The final fiscal year 2022 spending bill inserted some “Buy American” requirements in new Navy ships going forward with the next set of frigates, fleet replenishment oilers, cable laying and repair ships and oceanographic surveillance ships.

President Biden signed the Consolidated Appropriations Act, 2022

(H.R. 2471) into law on March 15 to fund the government through Sept. 30, 2022 (Defense Daily, March 15).

The law contains $782 billion for defense programs and $26.7 billion in shipbuilding, a $4.1 billion increase for five more ships than the budget request sought. It includes funding for two Arleigh Burke-class destroyers; two Virginia-class attack submarines; one Constellation-class frigate; two John Lewis-class fleet oilers; two Navajo-class towing, salvage and rescue ships; one T-AGOS(X) ocean surveillance ship; one Lewis B. Buller-class expeditionary sea base; one standard Spearhead-class Expeditionary Fast Transport ship and one configured as an expeditionary medical ship (Defense Daily, March 9).

Within the bill, it states funds for the frigate (FFG-62) and fleet oiler (T-AO-205) ships cannot be used for new contracts unless certain equipment is manufactured domestically in the U.S.

In 2020, the Navy awarded Fincantieri’s Marinette Marine a $795 million contract for the detail design and construction of the first Constellation-class frigate, with options for nine more. The Navy plans to build at least 20 frigates total, requiring a follow-on contract for additional ships.

However, the new law states starting with the 11th frigate none of the funds provided in the act for the ship class can be used to award a new contract that covers acquisition for several components unless they are manufactured within the U.S. This includes air circuit breakers; gyrocompasses; electronic navigation chart systems; steering controls; pumps; propulsion and machinery control systems; totally enclosed lifeboats; auxiliary equipment pumps; shipboard cranes; auxiliary chill water systems; and propulsion propeller.

The law said this is all provided that the Secretary of the Navy “shall incorporate United States manufactured propulsion engines and propulsion reduction gears into the [Constellation-class frigate] program beginning not later than with the eleventh ship of the program.”

The newest ship in the Military Sealift Command, fleet replenishment oiler USNS John Lewis (T-AO 205), was christened during a ceremony at the General Dynamics NASSCO shipyard in San Diego, Calif. on July 17, 2021. (Photo: Military Sealift Command)
The newest ship in the Military Sealift Command, fleet replenishment oiler USNS John Lewis (T-AO 205), was christened during a ceremony at the General Dynamics NASSCO shipyard in San Diego on July 17, 2021. (Photo: Military Sealift Command)

Similarly, starting with the seventh and later John Lewis-class fleet oilers, funds in this law for the fleet oiler program requires several components to be manufactured domestically including auxiliary equipment (including pumps) for shipboard services; propulsion equipment (including engines, reduction gears, and propellers); shipboard cranes; spreaders for shipboard cranes; and anchor chains.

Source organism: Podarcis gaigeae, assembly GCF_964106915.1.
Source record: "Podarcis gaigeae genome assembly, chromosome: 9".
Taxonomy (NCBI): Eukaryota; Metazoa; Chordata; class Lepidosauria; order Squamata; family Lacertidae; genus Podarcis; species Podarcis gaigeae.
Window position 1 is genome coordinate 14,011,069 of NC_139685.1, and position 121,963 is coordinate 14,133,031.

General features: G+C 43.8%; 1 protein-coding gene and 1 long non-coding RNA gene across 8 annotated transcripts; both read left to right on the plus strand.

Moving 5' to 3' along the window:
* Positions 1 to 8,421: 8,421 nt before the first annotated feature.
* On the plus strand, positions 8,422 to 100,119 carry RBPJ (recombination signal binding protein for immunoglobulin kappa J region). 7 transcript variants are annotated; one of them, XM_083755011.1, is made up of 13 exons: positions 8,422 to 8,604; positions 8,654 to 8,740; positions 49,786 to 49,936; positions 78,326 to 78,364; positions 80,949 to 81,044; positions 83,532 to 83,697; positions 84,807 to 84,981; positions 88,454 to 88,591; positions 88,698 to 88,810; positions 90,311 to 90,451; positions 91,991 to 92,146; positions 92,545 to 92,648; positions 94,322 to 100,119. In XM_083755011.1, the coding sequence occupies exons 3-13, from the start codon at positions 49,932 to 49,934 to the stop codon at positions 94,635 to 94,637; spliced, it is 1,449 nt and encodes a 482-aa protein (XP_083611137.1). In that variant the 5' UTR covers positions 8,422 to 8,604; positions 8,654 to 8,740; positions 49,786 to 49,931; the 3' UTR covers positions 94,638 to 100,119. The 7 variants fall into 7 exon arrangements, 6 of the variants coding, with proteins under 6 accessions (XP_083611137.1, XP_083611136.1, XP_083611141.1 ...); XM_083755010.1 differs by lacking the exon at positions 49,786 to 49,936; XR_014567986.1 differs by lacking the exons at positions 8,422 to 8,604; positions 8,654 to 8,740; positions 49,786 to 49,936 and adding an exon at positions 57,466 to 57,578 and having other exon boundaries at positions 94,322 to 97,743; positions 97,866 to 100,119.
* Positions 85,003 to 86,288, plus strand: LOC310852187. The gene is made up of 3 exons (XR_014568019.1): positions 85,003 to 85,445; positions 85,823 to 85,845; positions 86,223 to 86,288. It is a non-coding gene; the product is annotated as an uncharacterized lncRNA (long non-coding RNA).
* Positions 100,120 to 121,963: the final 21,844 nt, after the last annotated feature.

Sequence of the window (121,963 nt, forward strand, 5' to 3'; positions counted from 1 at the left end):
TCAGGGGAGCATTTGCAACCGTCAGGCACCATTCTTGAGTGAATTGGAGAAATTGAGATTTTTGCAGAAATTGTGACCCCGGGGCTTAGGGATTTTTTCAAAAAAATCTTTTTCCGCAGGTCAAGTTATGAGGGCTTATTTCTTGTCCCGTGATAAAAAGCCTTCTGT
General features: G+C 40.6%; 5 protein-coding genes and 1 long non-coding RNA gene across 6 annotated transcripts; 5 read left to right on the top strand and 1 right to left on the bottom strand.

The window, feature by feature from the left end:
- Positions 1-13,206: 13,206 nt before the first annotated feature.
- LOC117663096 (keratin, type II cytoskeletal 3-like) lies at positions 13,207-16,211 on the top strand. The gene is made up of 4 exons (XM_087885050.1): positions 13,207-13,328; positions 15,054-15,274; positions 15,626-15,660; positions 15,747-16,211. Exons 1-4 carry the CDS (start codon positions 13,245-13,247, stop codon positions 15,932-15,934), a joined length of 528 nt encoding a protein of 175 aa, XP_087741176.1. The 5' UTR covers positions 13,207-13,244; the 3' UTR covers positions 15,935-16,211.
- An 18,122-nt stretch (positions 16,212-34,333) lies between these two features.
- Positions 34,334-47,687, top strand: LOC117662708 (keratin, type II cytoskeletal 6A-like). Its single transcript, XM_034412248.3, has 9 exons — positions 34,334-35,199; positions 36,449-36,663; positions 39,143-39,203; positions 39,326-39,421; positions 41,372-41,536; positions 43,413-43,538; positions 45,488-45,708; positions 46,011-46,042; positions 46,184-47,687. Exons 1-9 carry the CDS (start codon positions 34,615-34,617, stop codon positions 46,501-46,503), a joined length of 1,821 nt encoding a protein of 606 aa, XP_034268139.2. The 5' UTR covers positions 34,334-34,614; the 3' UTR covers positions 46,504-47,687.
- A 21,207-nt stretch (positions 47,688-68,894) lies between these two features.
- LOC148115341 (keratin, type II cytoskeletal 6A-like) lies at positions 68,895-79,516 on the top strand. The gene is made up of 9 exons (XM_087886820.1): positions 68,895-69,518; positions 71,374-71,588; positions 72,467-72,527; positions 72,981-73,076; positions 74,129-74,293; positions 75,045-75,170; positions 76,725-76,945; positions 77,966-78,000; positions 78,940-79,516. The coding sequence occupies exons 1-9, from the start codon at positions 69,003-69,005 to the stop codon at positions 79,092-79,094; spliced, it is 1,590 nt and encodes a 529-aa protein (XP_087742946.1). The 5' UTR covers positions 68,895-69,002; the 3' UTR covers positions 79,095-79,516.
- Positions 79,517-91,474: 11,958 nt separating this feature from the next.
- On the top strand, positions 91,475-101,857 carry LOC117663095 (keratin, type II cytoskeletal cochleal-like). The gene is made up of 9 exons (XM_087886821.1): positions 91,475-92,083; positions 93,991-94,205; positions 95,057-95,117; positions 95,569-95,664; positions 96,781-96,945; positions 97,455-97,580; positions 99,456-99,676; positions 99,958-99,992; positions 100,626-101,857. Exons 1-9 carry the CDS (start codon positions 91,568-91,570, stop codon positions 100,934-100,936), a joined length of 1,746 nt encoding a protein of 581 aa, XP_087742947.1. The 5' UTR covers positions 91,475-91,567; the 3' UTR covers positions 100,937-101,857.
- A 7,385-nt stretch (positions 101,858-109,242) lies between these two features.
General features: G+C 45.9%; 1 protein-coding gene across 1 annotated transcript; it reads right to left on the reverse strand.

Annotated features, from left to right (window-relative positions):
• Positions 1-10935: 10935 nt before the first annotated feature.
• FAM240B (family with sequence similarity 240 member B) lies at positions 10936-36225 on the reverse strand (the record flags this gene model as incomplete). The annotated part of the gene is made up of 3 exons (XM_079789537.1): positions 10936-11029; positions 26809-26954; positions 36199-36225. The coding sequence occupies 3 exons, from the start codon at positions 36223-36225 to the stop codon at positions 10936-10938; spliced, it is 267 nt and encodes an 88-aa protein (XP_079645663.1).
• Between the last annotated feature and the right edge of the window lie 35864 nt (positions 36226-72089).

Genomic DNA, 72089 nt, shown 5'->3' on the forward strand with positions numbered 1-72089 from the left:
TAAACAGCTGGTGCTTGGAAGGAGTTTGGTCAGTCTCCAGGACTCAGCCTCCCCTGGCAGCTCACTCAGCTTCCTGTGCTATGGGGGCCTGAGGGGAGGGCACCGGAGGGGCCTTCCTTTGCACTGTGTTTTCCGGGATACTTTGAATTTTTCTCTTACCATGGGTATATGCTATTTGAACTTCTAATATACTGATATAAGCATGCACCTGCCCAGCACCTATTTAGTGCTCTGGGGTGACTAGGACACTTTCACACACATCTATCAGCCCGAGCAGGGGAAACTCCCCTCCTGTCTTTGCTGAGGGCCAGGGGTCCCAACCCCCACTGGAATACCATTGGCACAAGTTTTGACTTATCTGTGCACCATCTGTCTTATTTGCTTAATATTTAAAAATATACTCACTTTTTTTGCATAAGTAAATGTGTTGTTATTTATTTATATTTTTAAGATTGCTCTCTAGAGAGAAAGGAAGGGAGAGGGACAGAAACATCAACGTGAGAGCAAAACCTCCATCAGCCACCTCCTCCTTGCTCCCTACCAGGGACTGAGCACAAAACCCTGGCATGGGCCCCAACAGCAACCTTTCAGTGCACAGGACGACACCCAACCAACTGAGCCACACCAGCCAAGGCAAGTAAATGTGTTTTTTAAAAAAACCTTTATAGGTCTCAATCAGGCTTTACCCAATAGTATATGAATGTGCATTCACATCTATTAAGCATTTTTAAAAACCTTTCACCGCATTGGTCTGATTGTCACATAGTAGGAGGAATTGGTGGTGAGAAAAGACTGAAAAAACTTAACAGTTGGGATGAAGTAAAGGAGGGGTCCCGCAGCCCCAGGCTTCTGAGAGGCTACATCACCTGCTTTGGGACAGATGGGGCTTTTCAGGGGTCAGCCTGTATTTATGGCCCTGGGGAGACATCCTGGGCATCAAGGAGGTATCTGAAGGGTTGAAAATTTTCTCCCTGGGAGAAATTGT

The appropriations law also has similar provisions for future Cable Laying and Repair Ships (T-ARC(X)), and Oceanographic Surveillance Ships (T-AGOS(X)).

The law language said none of the funds in the act can be used on stages of planning and contracting for the T0ARC(X) or T-AGOS(X) unless all auxiliary equipment, including pumps and propulsion shafts, are manufactured in the U.S.

This specifically covers funding for “requirements development, performance specification development, concept design and development, ship configuration development, systems engineering, naval architecture, marine engineering, operations research analysis, industry studies, preliminary design, development of the Detailed Design and Construction Request for Proposals solicitation package, or related activities.”

Separately, the appropriations law also bars any Navy funds being used to decommission the USS Fort Worth (LCS-3), Detroit (LCS-7), or Little Rock (LCS-9).

In the original FY ‘22 budget request, the Navy sought to retire four Littoral Combat Ships: LCS-3, the USS Coronado (LCS-4), LCS-7, and LCS-9 to save $186 million in an effort to divest less effective capabilities into newer capabilities (Defense Daily, May 28, 2021).

In its budget documents, the Navy argued LCS-3 and -4 are primarily test platforms and divesting avoids costs needed to upgrade them to the common configuration and adding mission packages. It argued that divesting of LCS-7 and -9 is also useful because they are experiencing the combining gear propulsion train problem and are expected to be expensive to repair (Defense Daily, July 21, 2021).

In a July 2021 Senate Appropriations defense subcommittee hearing, Vice Adm. James Kilby, then-Deputy Chief Of Naval Operations For Warfighting Requirements And Capabilities, said if the Navy is allowed to divest from them, LCS-7 and -9 might have a future as either a reserve capacity or in foreign military sales.

The Navy was previously allowed to retire the first two LCSs (LCS-1 and -2) in the final FY ‘21 budget.